It’s Easy to Add Fruits and Vegetables to Your Diet

Eating lots of fruits and vegetables can help reduce your cancer risk. That’s one reason the American Cancer Society recommends eating at least 2½ cups of these foods every day. These foods contain important vitamins, minerals, phytochemicals, and antioxidants and they’re usually low in calories. In general, those with the most color – dark green, red, yellow, and orange – have the most nutrients. Try to work in a variety of fruits and vegetables every day.

Trying to visualize ½ cup? A half cup of vegetables or fruit is about half the size of a baseball. Of course, the best way to know for sure is to use a measuring cup.

Eating at least 2½ cups of vegetables and fruits each day may not be that hard to do when you add these up during your day:


If you usually have cereal, slice a medium or half a large banana on top. For an alternative to cereal, pour half a cup of frozen berries into a cup of plain low-fat yogurt. Slice a banana on top or eat it on the run. Prefer something more savory than sweet in the morning? Add spinach and tomato to your morning omelet, or keep sliced red, orange, and yellow peppers and hard boiled eggs, or individual cottage cheese cups in the fridge. With more than 1 cup taken care of at breakfast, you’re on your way.

Mid-morning snack

Snack time is a great time to work in more fruits or vegetables. A single-serving container of applesauce, 5 or 6 baby carrots, or a small orange will add another ½ cup. It’s only the middle of your morning, and you’re more than half way there!


When you need a quick lunch, try a pita sandwich or wrap loaded with vegetables, or a cup of hearty vegetable soup. Either of these gives you at least half a cup – some will give you a whole cup. Add a small side salad with low-fat dressing, and your count just jumped to more than 2 cups for the day so far.


Even if you only have a few minutes, dinner veggies are easy. Heat canned or frozen veggies (without added salt or sauces) in the microwave for a quick side dish. Microwave a sweet potato and add a teaspoon of butter, a splash of apple juice or squeeze of lemon, and a light sprinkling of cinnamon and brown sugar. Any one of these will add another cup-size vegetable serving to your day, and now you’re getting more than the minimum recommendation!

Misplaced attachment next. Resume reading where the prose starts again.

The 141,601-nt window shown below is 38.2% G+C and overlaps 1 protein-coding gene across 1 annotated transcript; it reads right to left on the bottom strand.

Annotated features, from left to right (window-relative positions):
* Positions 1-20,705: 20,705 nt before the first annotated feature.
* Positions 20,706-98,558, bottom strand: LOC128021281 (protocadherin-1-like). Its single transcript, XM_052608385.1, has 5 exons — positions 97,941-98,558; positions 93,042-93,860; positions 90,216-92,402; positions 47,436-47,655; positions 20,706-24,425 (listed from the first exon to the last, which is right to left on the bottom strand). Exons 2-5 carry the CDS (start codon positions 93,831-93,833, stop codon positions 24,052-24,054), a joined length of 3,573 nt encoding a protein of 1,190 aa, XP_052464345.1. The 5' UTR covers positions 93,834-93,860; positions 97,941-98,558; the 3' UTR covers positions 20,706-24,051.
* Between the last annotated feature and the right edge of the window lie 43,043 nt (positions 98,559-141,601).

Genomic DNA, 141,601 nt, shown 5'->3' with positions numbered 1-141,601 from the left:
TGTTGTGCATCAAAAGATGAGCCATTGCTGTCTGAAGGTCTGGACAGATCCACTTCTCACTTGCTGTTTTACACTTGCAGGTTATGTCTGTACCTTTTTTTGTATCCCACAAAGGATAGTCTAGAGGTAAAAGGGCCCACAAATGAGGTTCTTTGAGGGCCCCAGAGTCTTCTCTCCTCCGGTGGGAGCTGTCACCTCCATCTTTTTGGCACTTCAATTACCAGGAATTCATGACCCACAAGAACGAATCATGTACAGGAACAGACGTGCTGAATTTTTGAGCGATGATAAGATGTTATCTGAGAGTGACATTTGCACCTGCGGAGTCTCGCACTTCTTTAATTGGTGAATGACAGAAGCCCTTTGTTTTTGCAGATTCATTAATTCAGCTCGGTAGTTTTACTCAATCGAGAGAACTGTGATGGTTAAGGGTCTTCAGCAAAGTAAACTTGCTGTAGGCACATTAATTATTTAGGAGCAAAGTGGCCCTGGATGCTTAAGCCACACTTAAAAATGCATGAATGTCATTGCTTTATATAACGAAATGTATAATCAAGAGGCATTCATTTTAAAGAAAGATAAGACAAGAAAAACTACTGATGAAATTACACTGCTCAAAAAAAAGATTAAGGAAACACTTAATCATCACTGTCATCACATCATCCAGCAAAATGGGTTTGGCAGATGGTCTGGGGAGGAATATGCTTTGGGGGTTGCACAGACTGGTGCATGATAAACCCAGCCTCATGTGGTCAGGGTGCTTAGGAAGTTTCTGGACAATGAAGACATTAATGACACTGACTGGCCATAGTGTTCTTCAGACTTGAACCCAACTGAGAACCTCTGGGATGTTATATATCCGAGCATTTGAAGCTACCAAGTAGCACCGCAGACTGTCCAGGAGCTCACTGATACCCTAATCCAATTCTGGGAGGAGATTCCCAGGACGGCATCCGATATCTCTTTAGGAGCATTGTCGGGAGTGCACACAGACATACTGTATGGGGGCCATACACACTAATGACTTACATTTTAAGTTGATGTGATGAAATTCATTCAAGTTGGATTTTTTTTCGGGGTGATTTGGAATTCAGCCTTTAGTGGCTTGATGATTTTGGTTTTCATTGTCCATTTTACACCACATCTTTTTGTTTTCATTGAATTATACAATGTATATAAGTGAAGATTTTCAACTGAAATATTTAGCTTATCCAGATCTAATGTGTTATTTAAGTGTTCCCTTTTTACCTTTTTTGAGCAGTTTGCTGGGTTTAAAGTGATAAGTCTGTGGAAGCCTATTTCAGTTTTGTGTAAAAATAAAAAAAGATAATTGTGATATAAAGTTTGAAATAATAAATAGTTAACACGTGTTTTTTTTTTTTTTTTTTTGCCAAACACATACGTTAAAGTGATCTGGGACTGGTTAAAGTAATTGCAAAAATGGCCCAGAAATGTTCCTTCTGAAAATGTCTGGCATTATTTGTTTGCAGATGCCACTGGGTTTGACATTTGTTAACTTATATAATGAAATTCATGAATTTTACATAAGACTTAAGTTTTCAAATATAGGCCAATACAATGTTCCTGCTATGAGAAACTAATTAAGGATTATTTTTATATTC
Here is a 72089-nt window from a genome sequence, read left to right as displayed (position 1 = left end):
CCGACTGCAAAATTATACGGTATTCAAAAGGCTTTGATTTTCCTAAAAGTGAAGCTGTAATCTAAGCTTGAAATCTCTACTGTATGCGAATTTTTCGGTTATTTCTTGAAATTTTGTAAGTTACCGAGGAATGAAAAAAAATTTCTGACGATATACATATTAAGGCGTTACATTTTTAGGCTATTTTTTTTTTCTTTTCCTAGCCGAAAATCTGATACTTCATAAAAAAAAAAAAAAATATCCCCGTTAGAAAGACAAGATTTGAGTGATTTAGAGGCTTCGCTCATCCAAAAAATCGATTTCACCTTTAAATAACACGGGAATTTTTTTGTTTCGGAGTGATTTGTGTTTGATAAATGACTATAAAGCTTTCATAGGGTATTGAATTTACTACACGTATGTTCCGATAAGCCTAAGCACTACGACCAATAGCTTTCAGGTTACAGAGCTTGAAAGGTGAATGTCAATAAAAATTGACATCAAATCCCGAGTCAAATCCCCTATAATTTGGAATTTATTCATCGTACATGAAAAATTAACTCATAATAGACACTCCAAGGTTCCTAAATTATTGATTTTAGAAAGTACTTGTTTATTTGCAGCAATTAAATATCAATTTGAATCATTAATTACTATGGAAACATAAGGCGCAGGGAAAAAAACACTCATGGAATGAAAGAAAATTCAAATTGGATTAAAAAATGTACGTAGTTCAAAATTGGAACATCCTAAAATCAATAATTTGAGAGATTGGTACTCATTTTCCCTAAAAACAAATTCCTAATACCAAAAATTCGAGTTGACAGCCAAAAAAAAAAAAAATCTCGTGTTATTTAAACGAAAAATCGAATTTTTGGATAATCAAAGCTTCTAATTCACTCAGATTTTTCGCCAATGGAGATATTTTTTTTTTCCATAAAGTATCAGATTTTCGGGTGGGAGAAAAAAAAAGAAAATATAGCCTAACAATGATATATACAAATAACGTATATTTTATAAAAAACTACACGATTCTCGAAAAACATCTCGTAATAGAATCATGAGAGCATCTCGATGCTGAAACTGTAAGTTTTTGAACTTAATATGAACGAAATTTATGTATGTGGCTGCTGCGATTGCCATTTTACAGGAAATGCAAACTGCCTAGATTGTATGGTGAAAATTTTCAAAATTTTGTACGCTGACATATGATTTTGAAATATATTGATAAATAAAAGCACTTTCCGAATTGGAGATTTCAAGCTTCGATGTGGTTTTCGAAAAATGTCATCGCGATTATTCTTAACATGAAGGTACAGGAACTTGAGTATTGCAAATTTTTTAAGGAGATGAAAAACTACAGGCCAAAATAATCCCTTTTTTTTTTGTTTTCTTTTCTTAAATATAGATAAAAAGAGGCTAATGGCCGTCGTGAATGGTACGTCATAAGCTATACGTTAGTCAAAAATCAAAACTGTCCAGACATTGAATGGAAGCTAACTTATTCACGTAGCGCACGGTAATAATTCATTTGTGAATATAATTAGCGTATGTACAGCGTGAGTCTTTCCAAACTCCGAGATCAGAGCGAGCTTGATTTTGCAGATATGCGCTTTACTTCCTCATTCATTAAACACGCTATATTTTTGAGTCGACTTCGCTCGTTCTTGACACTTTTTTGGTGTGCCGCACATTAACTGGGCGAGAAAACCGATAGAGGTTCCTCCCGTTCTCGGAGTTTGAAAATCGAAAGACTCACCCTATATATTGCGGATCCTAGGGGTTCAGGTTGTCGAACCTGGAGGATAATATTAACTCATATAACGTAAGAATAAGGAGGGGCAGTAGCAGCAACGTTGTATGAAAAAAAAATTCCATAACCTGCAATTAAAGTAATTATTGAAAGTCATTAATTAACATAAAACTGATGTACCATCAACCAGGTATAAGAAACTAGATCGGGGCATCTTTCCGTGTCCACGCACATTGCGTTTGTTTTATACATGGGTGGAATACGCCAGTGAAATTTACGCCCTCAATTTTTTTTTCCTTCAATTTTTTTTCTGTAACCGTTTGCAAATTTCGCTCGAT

Savor a frozen treat made from 100% juice or put ½ cup of melon slices, peaches, or other favorite fruit on a toasted whole-grain waffle and you’ve added even more healthy fruits to your day. A splash of maple syrup can add extra flavor.

Other tips to help you reach your goal:

  • At each meal, fill at least half your plate with fruits and vegetables
  • Layer lettuce, tomatoes, beans, onions, and other vegetables on sandwiches and wraps
  • Add tomato sauce and extra vegetables to pastas and vegetable soups
  • Choose a vegetarian dish when eating out
  • Challenge yourself to try new vegetables from the produce aisle, frozen foods section, or your local farmer’s market
  • Keep dried fruits in your desk drawer and glove compartment (but watch the sugar content!)
  • Keep a bowl full of fresh veggies and fruits on your kitchen counter for quick snacking
  • If you’re short on time, look for pre-washed, pre-cut vegetables, such as baby carrots and broccoli florets, at the grocery store

More menu ideas and recipes are available on our website and by calling 1-800-227-2345. You can also find lots of helpful tips at the Fruits and Veggies – More Matters website.


The American Cancer Society medical and editorial content team

Our team is made up of doctors and oncology certified nurses with deep knowledge of cancer care as well as journalists, editors, and translators with extensive experience in medical writing.

Last Medical Review: August 25, 2017 Last Revised: August 25, 2017

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